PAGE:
PARIS: U.S. authorities have left unanswered French requests for access to financial information concerning suspects tied to last month’s attacks in Paris, a French Finance Ministry source said.
The U.S. Treasury has access to information from Belgian-based international payments company SWIFT for the purpose of tracking the financing of terrorism.
Under a 2010 agreement between Washington and the European Union, EU countries rely on the U.S. Treasury to provide terrorism-financing information it has collected from the SWIFT international payments system.
But at least in France’s case the Americans have turned down the requests or, in the case of suspects linked to the Paris attacks, have not answered them, the French Finance Ministry source said.
After gunmen killed 17 people in January at the Paris offices of satirical magazine Charlie Hebdo and a Jewish supermarket, U.S. authorities turned down requests from France on the grounds that the French did not provide enough details about the threat from the suspects they were seeking information on, the source said.
“I don’t think that they will dare use this argument for the latest request concerning very specific people identified as being behind the (Nov. 13) Paris attacks,” the source said.
Investigators need information from messages that accompany transactions made over the SWIFT network in real time and not weeks later if they are to be useful, the source said.
French Finance Minister Michel Sapin will press U.S. Treasury Secretary Jack Lew on the issue when they meet on Thursday on the sidelines of a meeting of United Nations Security Council finance ministers in New York, according to the source.
In the absence of better cooperation from Washington, Sapin wants European countries to set up a way to obtain information from SWIFT, the source added.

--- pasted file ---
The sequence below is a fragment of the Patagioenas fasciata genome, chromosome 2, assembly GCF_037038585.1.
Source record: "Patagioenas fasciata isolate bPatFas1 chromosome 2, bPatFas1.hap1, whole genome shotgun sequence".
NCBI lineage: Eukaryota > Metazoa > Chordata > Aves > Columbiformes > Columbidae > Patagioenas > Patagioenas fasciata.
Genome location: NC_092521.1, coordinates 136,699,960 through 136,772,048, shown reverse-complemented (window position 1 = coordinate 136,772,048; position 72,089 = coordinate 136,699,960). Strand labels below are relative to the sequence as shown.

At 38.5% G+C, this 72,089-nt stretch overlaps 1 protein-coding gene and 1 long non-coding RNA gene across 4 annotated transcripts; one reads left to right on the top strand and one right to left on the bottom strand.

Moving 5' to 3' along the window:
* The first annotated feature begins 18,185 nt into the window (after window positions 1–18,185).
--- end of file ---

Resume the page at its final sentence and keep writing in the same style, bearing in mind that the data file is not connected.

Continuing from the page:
“After all, SWIFT is a Belgian company, the servers are mainly in Europe, at least for transactions in Europe,” the source said.
The source added that positions on the issues varied among European countries and said that some countries “that are more Anglo-Saxon than us” appeared to have secret agreements with Washington to get easier access to information.
“It’s clearly a politically sensitive situation. But at the same time we cannot be satisfied that the information is available to some but not for European countries,” a second finance ministry source said.
SWIFT stopped storing some data on its U.S. servers in 2009 after revelations in the U.S. press that the government had gained access to information on its system to track terrorist money flows following the Sept. 11, 2001, attacks.
After SWIFT moved key data to its servers in Europe, Washington negotiated the 2010 deal with the EU to access SWIFT’s data there.
But that deal was reached only after data protection guarantees where included after the European Parliament rejected an interim agreement over privacy concerns.